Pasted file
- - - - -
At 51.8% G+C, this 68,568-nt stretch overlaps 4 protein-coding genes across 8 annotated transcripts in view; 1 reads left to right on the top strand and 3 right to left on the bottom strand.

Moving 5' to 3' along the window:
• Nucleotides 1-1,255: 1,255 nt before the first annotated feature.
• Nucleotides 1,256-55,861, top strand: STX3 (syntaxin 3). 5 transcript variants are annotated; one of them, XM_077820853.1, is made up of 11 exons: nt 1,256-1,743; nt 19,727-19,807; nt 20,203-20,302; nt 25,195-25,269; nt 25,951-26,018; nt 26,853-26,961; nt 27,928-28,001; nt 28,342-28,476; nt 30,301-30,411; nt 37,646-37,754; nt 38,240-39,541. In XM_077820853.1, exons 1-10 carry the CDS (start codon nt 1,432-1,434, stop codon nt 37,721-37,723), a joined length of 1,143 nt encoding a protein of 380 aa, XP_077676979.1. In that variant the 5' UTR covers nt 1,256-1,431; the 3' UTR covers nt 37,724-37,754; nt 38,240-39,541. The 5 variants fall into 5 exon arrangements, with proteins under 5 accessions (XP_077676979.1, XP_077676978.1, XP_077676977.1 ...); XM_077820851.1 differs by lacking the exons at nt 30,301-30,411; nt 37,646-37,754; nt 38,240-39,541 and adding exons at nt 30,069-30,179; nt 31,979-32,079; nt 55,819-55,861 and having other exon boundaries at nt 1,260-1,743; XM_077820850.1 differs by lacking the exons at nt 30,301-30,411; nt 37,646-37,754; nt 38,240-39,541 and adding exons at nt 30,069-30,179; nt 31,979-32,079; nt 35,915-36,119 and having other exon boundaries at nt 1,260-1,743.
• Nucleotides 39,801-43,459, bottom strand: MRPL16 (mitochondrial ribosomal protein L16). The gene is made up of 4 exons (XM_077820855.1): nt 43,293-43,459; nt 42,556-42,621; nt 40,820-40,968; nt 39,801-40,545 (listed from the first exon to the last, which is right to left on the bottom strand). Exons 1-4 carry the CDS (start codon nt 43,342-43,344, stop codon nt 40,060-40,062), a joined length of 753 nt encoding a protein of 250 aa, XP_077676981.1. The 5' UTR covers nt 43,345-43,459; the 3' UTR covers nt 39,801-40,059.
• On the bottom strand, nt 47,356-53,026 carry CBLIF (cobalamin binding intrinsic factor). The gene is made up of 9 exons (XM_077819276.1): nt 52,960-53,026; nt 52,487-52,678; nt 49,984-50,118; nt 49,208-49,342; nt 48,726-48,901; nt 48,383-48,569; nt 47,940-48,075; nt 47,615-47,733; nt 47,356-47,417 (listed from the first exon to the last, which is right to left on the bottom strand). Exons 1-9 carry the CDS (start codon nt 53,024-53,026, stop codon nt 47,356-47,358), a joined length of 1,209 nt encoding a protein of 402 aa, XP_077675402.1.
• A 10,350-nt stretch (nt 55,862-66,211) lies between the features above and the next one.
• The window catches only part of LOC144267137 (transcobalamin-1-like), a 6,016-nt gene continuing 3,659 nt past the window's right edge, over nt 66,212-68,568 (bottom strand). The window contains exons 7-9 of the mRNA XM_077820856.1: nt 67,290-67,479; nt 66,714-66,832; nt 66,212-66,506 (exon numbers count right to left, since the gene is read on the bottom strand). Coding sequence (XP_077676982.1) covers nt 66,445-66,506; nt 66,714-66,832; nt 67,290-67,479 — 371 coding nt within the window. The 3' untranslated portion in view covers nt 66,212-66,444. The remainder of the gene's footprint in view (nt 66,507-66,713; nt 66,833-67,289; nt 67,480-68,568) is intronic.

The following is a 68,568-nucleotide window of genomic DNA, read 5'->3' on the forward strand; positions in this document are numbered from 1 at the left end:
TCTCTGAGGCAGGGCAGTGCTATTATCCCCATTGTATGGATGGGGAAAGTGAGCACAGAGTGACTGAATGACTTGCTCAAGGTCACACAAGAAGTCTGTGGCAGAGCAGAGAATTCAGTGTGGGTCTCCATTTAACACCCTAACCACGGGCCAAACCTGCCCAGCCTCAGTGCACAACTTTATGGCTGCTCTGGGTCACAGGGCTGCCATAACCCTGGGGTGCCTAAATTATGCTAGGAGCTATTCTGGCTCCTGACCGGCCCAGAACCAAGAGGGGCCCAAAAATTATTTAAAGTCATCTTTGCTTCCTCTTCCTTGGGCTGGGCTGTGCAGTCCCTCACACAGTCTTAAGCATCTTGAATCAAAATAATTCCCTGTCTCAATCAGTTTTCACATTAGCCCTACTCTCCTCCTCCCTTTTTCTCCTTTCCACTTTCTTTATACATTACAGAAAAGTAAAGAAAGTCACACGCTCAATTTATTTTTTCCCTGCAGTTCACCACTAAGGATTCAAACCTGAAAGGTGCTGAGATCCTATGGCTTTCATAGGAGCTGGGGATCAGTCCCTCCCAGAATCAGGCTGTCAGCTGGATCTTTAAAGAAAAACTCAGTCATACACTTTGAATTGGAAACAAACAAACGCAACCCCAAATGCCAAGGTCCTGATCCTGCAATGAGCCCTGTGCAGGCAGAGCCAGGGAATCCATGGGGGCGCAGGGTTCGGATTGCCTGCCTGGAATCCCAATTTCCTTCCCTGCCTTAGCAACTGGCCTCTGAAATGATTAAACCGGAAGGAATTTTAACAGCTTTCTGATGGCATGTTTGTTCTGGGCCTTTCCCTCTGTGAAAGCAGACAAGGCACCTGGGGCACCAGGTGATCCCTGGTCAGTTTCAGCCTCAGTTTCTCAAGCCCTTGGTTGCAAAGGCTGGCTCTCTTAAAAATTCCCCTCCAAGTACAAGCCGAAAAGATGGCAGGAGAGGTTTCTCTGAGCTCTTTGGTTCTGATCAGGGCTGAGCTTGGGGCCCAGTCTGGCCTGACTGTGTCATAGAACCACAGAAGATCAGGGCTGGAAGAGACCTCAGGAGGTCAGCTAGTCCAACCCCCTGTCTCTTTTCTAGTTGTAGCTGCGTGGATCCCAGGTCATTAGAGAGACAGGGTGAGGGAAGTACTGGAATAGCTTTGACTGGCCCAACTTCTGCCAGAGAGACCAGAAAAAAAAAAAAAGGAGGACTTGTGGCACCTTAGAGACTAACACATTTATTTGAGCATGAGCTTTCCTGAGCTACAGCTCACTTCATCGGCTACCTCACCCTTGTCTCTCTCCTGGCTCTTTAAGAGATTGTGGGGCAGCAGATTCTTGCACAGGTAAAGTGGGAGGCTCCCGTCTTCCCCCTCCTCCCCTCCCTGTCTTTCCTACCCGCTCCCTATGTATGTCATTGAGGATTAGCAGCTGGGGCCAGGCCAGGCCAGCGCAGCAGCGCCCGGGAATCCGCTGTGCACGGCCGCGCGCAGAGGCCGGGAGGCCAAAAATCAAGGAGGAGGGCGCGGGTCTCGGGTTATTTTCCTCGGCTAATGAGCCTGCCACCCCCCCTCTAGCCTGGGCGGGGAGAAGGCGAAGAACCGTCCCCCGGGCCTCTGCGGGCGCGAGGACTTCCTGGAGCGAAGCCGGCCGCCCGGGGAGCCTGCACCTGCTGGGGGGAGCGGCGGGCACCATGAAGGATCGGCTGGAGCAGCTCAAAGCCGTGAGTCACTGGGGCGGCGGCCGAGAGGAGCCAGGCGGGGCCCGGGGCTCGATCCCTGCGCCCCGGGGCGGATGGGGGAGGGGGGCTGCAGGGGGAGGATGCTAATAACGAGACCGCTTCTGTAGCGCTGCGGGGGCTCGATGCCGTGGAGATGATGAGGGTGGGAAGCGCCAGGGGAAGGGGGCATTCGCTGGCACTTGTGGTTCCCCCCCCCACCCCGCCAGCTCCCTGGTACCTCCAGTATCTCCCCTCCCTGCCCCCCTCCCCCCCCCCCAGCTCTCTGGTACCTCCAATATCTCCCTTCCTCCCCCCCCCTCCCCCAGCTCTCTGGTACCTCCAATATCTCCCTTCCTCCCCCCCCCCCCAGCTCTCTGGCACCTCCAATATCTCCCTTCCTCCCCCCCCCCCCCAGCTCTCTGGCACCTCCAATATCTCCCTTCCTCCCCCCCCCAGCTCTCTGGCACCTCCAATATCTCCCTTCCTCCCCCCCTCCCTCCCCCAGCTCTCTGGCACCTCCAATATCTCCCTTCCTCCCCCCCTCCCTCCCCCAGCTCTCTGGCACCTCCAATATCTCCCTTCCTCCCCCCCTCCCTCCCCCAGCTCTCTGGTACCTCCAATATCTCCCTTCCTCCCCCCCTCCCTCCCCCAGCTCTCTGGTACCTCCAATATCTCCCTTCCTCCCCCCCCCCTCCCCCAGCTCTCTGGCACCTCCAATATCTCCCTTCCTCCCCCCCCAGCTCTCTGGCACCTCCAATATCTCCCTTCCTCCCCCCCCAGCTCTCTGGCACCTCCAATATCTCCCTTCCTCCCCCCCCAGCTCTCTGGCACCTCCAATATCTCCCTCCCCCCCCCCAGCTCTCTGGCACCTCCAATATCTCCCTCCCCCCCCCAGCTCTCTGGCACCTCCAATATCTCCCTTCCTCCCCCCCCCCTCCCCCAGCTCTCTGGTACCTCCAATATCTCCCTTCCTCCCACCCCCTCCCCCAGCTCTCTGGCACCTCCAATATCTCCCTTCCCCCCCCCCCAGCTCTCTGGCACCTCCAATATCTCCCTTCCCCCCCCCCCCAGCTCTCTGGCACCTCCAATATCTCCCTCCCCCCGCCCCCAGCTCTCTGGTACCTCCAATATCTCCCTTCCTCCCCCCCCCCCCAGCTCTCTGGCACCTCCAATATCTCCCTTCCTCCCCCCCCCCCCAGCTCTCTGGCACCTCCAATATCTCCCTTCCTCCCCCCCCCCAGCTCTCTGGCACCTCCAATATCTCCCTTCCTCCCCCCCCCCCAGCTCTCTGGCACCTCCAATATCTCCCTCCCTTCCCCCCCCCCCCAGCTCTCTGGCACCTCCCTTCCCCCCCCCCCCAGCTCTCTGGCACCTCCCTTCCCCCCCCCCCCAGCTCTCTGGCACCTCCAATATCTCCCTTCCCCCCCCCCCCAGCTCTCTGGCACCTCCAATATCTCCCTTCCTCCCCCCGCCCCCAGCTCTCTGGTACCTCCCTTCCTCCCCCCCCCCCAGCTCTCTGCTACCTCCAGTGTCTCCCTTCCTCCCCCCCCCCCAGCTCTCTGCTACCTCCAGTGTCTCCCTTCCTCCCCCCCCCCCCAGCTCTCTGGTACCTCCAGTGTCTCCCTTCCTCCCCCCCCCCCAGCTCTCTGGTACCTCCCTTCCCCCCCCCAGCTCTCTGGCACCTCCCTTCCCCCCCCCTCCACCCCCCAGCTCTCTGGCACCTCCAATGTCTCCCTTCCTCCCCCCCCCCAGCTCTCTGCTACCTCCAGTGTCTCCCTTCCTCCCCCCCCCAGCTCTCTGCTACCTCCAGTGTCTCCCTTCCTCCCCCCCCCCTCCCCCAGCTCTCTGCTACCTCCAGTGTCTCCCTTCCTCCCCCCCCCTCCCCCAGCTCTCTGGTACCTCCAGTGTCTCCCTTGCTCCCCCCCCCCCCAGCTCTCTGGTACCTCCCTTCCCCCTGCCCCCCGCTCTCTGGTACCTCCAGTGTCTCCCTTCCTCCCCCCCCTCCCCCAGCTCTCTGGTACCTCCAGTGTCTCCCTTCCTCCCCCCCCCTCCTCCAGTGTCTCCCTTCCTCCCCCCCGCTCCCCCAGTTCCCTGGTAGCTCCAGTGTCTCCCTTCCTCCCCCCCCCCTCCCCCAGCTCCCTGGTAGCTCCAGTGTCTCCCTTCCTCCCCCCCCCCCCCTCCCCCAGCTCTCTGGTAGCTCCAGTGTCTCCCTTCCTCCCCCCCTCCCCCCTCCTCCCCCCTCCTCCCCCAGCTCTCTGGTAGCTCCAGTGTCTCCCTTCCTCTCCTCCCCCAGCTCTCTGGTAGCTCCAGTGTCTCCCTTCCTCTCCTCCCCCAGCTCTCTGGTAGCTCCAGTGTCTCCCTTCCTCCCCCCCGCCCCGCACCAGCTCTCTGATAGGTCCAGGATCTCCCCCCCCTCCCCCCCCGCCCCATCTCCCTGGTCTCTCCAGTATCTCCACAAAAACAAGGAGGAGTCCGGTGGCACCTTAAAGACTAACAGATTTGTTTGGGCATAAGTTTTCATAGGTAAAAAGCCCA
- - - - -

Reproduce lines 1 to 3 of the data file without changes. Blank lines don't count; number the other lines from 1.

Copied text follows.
At 51.8% G+C, this 68,568-nt stretch overlaps 4 protein-coding genes across 8 annotated transcripts in view; 1 reads left to right on the top strand and 3 right to left on the bottom strand.

Moving 5' to 3' along the window:
• Nucleotides 1-1,255: 1,255 nt before the first annotated feature.